Loop Hero is also a roguelike with crafting elements to it as well. As you play expeditions you’ll collect a ton of resources that will be used back at your main camp. Various resources are collected through placed cards, enemies, or simply dismantling gear. As I mentioned before, figuring out the best placements for cards will increase your resource gathering as well. If you die, you’ll only be able to take 30% of your resources back to the camp. However, if you retreat on your own once you loop back to your camp on the board, you’ll keep all the resources.
Resources allow you to build your camp which will then unlock various items, gear, boosts, character classes, and so on. Building a Smithy allows you to start an expedition with basic gear. The gymnasium allows you to level up mid expedition and learn skills. Herbalist Hut allows you to bring health potions with you. The Refuge unlocks the Rogue Class for you to be able to play as. There is plenty to unlock and each one also can be upgraded for better bonuses.
Visually, Loop Hero hits in a lot of areas with its pixel art style, but there are areas where it gets too simple. The up close shots of characters during dialogue, combat, the general main menus, and card art are well done and detailed. However, on the main board the use of very simple sprites takes away from the adventure. Seeing very simple pixel outlines fill up the board didn’t add any sense of dread.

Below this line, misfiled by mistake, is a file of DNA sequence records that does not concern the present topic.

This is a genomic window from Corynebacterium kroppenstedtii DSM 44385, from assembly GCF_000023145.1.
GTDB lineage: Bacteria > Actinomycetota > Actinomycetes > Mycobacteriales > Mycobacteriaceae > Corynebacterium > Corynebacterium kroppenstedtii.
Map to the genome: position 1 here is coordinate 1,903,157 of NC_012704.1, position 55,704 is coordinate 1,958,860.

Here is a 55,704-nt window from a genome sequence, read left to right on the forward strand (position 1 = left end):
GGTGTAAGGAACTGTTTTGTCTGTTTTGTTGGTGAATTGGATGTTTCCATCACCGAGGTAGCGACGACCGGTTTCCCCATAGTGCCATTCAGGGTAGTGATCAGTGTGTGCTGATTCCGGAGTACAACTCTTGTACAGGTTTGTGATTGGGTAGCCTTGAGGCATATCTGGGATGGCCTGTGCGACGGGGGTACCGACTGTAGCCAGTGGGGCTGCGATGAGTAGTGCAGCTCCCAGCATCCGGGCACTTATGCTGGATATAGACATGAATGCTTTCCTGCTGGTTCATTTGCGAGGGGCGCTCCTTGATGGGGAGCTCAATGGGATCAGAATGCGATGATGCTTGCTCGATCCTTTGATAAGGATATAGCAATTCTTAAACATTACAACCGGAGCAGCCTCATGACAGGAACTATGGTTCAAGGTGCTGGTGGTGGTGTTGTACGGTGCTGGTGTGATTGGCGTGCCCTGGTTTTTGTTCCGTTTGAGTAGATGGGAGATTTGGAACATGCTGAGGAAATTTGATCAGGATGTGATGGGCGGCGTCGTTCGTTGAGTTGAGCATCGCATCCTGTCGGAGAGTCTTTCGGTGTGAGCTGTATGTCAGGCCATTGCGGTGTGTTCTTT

The sound design is a bit of a mixed bag, offering some generic 8-bit sound effects and music. The general gameplay soundbites are your typical swooshes and smacks that 8-bit offers. You’ll quickly get tired of the combat sound effects. The soundtrack has some decent tracks on it, but they all felt fairly similar. Once you get to a boss you’ll get an upbeat track that builds some tension, but all-and-all I wasn’t very impressed.
All of these aspects are why I love Loop Hero. There is so much to unlock and it’s all meaningful things that will change how each expedition plays out. That “carrot on a stick” roguelike gameplay is done perfectly here, paired with the D&D type tabletop gameplay. If I had one thing that would have made this better, it would be some player involved combat if chosen. You can’t even choose which enemy to attack first. This could have added to some fun factor and strategy in fights.
The pixel art style is well done in a lot of areas, especially on the close ups of characters. However, on the board the sprites are very basic. It would have been nice to have the more detailed art on the board itself.
The gameplay nails being an interactive digital version of a Dungeons & Dragons board game. There is a lot to unlock and each unlock adds to the level of strategy on each expedition.
Sound design is the weakest here with a very basic 8-bit sound design. Combat soundbites get repetitive and the soundtrack isn’t bad, but there isn’t much to it.
I thoroughly enjoyed my time with Loop Hero. It offered a deep experience that kept me hooked with constant unlocks. I always wondered what was next and how far could I go on the next expedition.
Final Verdict: 8.5
Loop Hero is available now on PC.
Reviewed on an i7-9700k, RTX 2070, and 16gb RAM.
A copy of Loop Hero was provided by the publisher.